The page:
Avoiding the legal glare when moonlighting

feature-working-late-thumbIt’s a perennial dilemma for the wannabe entrepreneur – do you ditch the safety of regularly-paid employment for the uncertainty and initial austerity of starting your own business?


Increasingly, however, this question doesn’t result in a binary answer. Changing working practices and the ease and falling cost of starting up means that many new businesses are born while the founder has another job.


It’s a strategy that makes sense – instead of sacrificing a steady income; entrepreneurs are using that money to fuel their ventures while having the safety net of employment if things go wrong.


But what can go wrong when would-be entrepreneurs use other companies’ time and resources to pursue their own business interests?


For US entrepreneur Eric Simons, using another company’s facilities proved to be his big break.


Earlier this month, it was revealed 20-year-old Simons spent two months “squatting” at the offices of AOL in California.


Simons was granted access to the AOL offices when, after graduating from high school, he was selected to participate in the augural class of Silicon Valley incubator Imagine K12.


Imagine K12 is hosted by AOL, so Simons received a security badge as part of his involvement in the four-month program.


Simons also received $20,000 to work on his start-up ClassConnect, which helps teachers build lesson plans and share them with their students and other teachers.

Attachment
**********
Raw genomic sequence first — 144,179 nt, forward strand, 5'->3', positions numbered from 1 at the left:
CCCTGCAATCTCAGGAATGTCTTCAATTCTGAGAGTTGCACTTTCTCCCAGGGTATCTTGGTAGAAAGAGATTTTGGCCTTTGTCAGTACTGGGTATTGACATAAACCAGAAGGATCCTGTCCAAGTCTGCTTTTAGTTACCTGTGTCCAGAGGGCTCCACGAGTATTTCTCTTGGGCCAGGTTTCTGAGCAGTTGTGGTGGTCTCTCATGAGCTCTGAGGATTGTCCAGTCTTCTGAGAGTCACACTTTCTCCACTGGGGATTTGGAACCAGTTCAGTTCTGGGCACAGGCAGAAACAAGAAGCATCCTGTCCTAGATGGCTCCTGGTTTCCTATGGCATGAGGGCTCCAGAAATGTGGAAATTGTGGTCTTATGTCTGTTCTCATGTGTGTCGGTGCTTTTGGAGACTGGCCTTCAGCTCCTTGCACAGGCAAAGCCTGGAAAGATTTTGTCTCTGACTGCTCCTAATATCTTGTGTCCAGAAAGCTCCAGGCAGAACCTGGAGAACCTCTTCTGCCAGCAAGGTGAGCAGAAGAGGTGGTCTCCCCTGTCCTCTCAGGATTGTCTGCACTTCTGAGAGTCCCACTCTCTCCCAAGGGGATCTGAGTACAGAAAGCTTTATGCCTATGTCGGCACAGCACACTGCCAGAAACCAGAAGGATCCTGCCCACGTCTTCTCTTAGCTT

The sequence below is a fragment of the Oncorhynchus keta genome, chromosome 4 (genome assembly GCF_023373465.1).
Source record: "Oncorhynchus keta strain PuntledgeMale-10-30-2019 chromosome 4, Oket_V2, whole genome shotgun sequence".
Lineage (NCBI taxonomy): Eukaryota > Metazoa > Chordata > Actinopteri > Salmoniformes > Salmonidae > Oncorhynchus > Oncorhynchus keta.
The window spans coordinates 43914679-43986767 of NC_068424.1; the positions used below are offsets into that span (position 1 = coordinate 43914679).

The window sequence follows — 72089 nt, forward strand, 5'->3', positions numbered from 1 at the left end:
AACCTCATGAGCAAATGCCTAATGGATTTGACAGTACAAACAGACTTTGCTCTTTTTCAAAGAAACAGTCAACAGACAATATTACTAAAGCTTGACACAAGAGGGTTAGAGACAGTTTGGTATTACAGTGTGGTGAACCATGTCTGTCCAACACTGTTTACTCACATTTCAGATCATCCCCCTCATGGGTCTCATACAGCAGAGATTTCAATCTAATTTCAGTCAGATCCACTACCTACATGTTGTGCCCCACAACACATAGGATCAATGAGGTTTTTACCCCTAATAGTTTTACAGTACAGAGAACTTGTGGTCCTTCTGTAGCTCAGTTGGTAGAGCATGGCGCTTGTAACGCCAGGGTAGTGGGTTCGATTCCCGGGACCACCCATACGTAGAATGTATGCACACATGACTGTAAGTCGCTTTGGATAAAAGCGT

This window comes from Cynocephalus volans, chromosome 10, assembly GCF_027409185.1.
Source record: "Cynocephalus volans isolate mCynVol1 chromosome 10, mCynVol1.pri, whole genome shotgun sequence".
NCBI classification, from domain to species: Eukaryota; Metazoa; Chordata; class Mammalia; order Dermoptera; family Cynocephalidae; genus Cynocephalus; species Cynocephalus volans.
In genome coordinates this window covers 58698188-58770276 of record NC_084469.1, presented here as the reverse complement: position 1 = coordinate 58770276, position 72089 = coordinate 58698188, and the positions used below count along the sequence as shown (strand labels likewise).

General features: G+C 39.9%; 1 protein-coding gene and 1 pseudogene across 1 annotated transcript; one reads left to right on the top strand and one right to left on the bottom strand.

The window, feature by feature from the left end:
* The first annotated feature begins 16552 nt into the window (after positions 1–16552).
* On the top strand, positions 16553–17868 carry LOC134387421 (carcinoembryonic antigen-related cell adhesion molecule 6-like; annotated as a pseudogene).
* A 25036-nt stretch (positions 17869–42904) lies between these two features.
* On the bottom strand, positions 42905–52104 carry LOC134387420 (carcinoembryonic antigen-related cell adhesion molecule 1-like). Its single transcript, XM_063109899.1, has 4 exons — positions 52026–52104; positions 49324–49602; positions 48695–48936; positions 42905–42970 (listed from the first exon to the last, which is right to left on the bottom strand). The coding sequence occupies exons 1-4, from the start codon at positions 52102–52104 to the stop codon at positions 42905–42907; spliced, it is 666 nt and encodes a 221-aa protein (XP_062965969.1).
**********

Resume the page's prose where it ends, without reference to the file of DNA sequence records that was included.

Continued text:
By the end of the four months, Simons had spent the entire $20,000. Unable to afford rent, he decided to start living at the AOL building.


Because AOL failed to deactivate Simons’ security badge, he was able to sleep on the company’s couches, eat the company’s food and shower at the company’s gym.


His guise as a hard-working AOL employee held up for two months.


“The security guys would walk by and just assume I was working late, which, technically, I was. They thought, he’s just working really hard,” Simons told MSNBC.


Simons was finally detected by security – stripped of his security badge and forced to move out – but he went on to score $50,000 in funding from Ulu Ventures and venture capitalist Paul Sherer.


According to Ulu Ventures’ Clint Korver, tenacity and commitment are key attributes of a great entrepreneur, and Simons “has these in spades”.


But Peter Strong, executive director of the Council of Small Business of Australia, believes Simons’ behaviour was completely unacceptable, saying he put himself in a dangerous position.


“We all admire what he did in some way, but we cannot condone what is basically theft,” Strong says.


“The main consequence would be the company suing for illegal use of premises and resources, and taking all the profits and IP.”


Rather than pursue their own interests on another company’s watch, Strong suggests budding entrepreneurs join a co-working space such as The Hub, based in Melbourne.


“The Hub… is a great start-up place for people like this fellow – lots of support and help,” he says.


New spaces such as The Hub and Fishburners, its Sydney counterpart, offer entrepreneurs a more flexible and sociable solution than trying to build a business on their employers’ time.


Indeed, some employers are happy for their staff to operate from co-working spaces and even work on their own projects, provided it doesn’t interfere with work tasks.


Australian businesses may not yet be aping Google’s famous 20% rule – where employees can spend 20% of their time on their own projects – but things are slowly changing.


However, legal issues continue to be a regular barrier to any fledgling business owner who thinks they can use company time to develop their venture.



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